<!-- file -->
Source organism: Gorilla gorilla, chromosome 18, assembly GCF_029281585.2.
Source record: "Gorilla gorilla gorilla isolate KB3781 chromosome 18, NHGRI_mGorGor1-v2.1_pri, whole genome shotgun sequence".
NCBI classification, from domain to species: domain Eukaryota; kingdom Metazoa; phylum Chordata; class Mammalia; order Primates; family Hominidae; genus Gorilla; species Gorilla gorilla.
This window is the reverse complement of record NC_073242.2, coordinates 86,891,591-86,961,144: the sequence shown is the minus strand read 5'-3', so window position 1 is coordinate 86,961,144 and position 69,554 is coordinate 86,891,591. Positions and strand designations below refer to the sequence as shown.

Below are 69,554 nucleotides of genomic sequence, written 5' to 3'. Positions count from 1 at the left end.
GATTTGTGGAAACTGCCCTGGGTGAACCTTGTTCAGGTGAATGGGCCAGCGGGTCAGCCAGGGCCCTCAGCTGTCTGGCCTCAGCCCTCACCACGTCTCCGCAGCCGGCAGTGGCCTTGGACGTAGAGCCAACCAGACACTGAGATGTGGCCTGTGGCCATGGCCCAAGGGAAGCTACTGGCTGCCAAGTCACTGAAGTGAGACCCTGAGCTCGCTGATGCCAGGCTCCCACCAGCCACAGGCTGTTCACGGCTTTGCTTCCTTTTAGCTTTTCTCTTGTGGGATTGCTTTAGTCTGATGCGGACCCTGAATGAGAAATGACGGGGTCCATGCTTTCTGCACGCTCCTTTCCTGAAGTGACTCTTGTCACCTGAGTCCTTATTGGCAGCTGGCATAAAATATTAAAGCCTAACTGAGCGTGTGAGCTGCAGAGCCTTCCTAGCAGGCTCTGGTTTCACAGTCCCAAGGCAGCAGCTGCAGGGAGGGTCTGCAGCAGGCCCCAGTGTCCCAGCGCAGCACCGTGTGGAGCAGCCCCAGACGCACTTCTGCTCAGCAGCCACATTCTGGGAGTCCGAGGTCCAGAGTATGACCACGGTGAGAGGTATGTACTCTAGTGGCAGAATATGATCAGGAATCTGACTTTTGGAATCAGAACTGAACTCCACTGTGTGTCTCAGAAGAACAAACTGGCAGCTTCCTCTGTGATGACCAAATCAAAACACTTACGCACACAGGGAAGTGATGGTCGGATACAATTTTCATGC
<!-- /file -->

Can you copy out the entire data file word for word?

Source organism: Gorilla gorilla, chromosome 18, assembly GCF_029281585.2.
Source record: "Gorilla gorilla gorilla isolate KB3781 chromosome 18, NHGRI_mGorGor1-v2.1_pri, whole genome shotgun sequence".
NCBI classification, from domain to species: domain Eukaryota; kingdom Metazoa; phylum Chordata; class Mammalia; order Primates; family Hominidae; genus Gorilla; species Gorilla gorilla.
This window is the reverse complement of record NC_073242.2, coordinates 86,891,591-86,961,144: the sequence shown is the minus strand read 5'-3', so window position 1 is coordinate 86,961,144 and position 69,554 is coordinate 86,891,591. Positions and strand designations below refer to the sequence as shown.

Below are 69,554 nucleotides of genomic sequence, written 5' to 3'. Positions count from 1 at the left end.
GATTTGTGGAAACTGCCCTGGGTGAACCTTGTTCAGGTGAATGGGCCAGCGGGTCAGCCAGGGCCCTCAGCTGTCTGGCCTCAGCCCTCACCACGTCTCCGCAGCCGGCAGTGGCCTTGGACGTAGAGCCAACCAGACACTGAGATGTGGCCTGTGGCCATGGCCCAAGGGAAGCTACTGGCTGCCAAGTCACTGAAGTGAGACCCTGAGCTCGCTGATGCCAGGCTCCCACCAGCCACAGGCTGTTCACGGCTTTGCTTCCTTTTAGCTTTTCTCTTGTGGGATTGCTTTAGTCTGATGCGGACCCTGAATGAGAAATGACGGGGTCCATGCTTTCTGCACGCTCCTTTCCTGAAGTGACTCTTGTCACCTGAGTCCTTATTGGCAGCTGGCATAAAATATTAAAGCCTAACTGAGCGTGTGAGCTGCAGAGCCTTCCTAGCAGGCTCTGGTTTCACAGTCCCAAGGCAGCAGCTGCAGGGAGGGTCTGCAGCAGGCCCCAGTGTCCCAGCGCAGCACCGTGTGGAGCAGCCCCAGACGCACTTCTGCTCAGCAGCCACATTCTGGGAGTCCGAGGTCCAGAGTATGACCACGGTGAGAGGTATGTACTCTAGTGGCAGAATATGATCAGGAATCTGACTTTTGGAATCAGAACTGAACTCCACTGTGTGTCTCAGAAGAACAAACTGGCAGCTTCCTCTGTGATGACCAAATCAAAACACTTACGCACACAGGGAAGTGATGGTCGGATACAATTTTCATGC